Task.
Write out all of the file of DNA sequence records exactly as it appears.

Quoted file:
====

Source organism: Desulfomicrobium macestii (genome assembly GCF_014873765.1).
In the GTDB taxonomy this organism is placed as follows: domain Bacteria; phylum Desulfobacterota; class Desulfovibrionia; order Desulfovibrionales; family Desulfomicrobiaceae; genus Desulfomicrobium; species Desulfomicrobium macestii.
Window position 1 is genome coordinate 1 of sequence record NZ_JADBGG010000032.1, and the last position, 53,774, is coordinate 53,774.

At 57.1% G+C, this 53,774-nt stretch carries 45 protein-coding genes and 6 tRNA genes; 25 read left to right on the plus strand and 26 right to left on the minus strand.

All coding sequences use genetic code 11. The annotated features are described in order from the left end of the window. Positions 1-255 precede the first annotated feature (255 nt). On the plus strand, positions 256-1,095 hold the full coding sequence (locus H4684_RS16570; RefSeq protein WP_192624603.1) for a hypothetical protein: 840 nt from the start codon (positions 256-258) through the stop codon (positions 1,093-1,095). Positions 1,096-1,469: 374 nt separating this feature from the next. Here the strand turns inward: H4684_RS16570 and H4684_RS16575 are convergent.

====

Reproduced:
Source organism: Desulfomicrobium macestii (genome assembly GCF_014873765.1).
In the GTDB taxonomy this organism is placed as follows: domain Bacteria; phylum Desulfobacterota; class Desulfovibrionia; order Desulfovibrionales; family Desulfomicrobiaceae; genus Desulfomicrobium; species Desulfomicrobium macestii.
Window position 1 is genome coordinate 1 of sequence record NZ_JADBGG010000032.1, and the last position, 53,774, is coordinate 53,774.

At 57.1% G+C, this 53,774-nt stretch carries 45 protein-coding genes and 6 tRNA genes; 25 read left to right on the plus strand and 26 right to left on the minus strand.

All coding sequences use genetic code 11. The annotated features are described in order from the left end of the window. Positions 1-255 precede the first annotated feature (255 nt). On the plus strand, positions 256-1,095 hold the full coding sequence (locus H4684_RS16570; RefSeq protein WP_192624603.1) for a hypothetical protein: 840 nt from the start codon (positions 256-258) through the stop codon (positions 1,093-1,095). Positions 1,096-1,469: 374 nt separating this feature from the next. Here the strand turns inward: H4684_RS16570 and H4684_RS16575 are convergent.